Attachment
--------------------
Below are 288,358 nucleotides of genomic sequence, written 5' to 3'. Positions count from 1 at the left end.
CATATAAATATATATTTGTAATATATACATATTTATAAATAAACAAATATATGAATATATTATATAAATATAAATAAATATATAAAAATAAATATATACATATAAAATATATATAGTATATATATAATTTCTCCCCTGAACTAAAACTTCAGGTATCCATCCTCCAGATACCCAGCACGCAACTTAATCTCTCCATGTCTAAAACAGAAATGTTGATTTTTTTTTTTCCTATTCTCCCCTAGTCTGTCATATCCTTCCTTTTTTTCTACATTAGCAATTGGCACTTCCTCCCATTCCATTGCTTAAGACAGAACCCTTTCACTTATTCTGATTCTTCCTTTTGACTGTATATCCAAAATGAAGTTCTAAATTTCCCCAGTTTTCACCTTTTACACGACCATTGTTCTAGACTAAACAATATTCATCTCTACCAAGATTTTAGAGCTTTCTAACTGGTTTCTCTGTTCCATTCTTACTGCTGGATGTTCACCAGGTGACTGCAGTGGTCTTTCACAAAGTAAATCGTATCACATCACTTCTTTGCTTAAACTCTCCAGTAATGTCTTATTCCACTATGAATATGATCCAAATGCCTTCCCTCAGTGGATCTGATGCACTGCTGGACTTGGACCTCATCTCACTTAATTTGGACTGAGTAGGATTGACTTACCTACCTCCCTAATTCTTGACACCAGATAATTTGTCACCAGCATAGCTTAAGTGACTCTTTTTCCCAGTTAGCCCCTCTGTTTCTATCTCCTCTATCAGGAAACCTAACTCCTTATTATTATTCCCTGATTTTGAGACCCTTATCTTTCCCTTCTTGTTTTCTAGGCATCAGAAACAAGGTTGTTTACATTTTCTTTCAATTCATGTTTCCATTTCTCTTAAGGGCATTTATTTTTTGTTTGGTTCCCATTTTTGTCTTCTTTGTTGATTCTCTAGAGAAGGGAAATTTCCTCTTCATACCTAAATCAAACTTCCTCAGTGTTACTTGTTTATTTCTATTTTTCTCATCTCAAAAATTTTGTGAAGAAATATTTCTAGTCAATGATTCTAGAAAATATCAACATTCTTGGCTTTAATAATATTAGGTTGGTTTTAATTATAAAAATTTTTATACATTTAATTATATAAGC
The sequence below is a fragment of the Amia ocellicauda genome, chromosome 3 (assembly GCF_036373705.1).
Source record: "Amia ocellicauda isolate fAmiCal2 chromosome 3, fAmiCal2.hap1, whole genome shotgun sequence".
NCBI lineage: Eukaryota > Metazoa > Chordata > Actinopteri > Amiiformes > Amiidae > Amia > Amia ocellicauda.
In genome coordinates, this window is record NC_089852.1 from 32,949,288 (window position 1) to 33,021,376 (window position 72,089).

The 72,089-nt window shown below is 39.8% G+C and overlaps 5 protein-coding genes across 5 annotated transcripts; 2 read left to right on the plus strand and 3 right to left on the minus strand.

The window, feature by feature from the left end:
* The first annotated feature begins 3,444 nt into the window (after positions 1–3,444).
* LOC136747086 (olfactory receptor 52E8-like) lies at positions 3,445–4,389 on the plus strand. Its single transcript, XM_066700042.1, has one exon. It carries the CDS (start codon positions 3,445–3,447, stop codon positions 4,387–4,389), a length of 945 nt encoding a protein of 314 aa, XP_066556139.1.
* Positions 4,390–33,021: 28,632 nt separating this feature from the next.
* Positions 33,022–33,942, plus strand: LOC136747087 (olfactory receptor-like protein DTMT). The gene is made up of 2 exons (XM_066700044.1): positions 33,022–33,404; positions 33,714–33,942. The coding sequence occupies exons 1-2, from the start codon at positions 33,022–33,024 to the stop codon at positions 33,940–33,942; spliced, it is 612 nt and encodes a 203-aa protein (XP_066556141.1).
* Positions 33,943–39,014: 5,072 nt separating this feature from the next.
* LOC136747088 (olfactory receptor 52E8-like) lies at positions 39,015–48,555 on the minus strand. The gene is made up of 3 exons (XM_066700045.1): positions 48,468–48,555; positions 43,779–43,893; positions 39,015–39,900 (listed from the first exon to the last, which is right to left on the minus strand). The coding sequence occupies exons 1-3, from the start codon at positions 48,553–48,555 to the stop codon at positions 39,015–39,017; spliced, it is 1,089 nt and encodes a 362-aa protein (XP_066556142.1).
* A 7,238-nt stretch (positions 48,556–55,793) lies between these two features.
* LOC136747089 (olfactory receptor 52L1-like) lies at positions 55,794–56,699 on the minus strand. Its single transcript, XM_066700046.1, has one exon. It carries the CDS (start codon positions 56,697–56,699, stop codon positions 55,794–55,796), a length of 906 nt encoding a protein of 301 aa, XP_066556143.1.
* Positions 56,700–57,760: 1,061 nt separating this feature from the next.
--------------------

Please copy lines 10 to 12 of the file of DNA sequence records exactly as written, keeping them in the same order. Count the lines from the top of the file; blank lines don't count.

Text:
* LOC136747086 (olfactory receptor 52E8-like) lies at positions 3,445–4,389 on the plus strand. Its single transcript, XM_066700042.1, has one exon. It carries the CDS (start codon positions 3,445–3,447, stop codon positions 4,387–4,389), a length of 945 nt encoding a protein of 314 aa, XP_066556139.1.
* Positions 4,390–33,021: 28,632 nt separating this feature from the next.
* Positions 33,022–33,942, plus strand: LOC136747087 (olfactory receptor-like protein DTMT). The gene is made up of 2 exons (XM_066700044.1): positions 33,022–33,404; positions 33,714–33,942. The coding sequence occupies exons 1-2, from the start codon at positions 33,022–33,024 to the stop codon at positions 33,940–33,942; spliced, it is 612 nt and encodes a 203-aa protein (XP_066556141.1).